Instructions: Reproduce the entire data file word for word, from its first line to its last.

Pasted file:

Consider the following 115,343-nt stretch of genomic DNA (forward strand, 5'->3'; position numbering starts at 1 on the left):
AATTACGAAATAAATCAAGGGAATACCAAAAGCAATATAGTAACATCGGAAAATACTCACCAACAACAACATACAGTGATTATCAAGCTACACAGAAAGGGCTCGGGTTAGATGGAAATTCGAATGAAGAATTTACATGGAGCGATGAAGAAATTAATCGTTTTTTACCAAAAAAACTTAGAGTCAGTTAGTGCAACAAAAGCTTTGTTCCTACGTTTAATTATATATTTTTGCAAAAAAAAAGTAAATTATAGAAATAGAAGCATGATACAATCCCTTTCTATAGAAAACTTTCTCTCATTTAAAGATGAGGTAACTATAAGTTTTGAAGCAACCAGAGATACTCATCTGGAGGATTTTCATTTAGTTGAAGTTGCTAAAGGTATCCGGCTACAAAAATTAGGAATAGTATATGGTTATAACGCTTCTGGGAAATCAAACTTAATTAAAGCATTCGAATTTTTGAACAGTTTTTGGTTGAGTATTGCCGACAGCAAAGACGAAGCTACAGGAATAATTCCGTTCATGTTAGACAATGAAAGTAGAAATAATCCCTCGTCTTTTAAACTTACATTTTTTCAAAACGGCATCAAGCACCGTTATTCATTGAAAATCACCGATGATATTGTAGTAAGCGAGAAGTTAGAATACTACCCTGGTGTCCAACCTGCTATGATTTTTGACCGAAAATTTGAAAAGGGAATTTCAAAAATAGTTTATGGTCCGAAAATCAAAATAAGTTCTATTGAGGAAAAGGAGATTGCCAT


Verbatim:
Consider the following 115,343-nt stretch of genomic DNA (forward strand, 5'->3'; position numbering starts at 1 on the left):
AATTACGAAATAAATCAAGGGAATACCAAAAGCAATATAGTAACATCGGAAAATACTCACCAACAACAACATACAGTGATTATCAAGCTACACAGAAAGGGCTCGGGTTAGATGGAAATTCGAATGAAGAATTTACATGGAGCGATGAAGAAATTAATCGTTTTTTACCAAAAAAACTTAGAGTCAGTTAGTGCAACAAAAGCTTTGTTCCTACGTTTAATTATATATTTTTGCAAAAAAAAAGTAAATTATAGAAATAGAAGCATGATACAATCCCTTTCTATAGAAAACTTTCTCTCATTTAAAGATGAGGTAACTATAAGTTTTGAAGCAACCAGAGATACTCATCTGGAGGATTTTCATTTAGTTGAAGTTGCTAAAGGTATCCGGCTACAAAAATTAGGAATAGTATATGGTTATAACGCTTCTGGGAAATCAAACTTAATTAAAGCATTCGAATTTTTGAACAGTTTTTGGTTGAGTATTGCCGACAGCAAAGACGAAGCTACAGGAATAATTCCGTTCATGTTAGACAATGAAAGTAGAAATAATCCCTCGTCTTTTAAACTTACATTTTTTCAAAACGGCATCAAGCACCGTTATTCATTGAAAATCACCGATGATATTGTAGTAAGCGAGAAGTTAGAATACTACCCTGGTGTCCAACCTGCTATGATTTTTGACCGAAAATTTGAAAAGGGAATTTCAAAAATAGTTTATGGTCCGAAAATCAAAATAAGTTCTATTGAGGAAAAGGAGATTGCCAT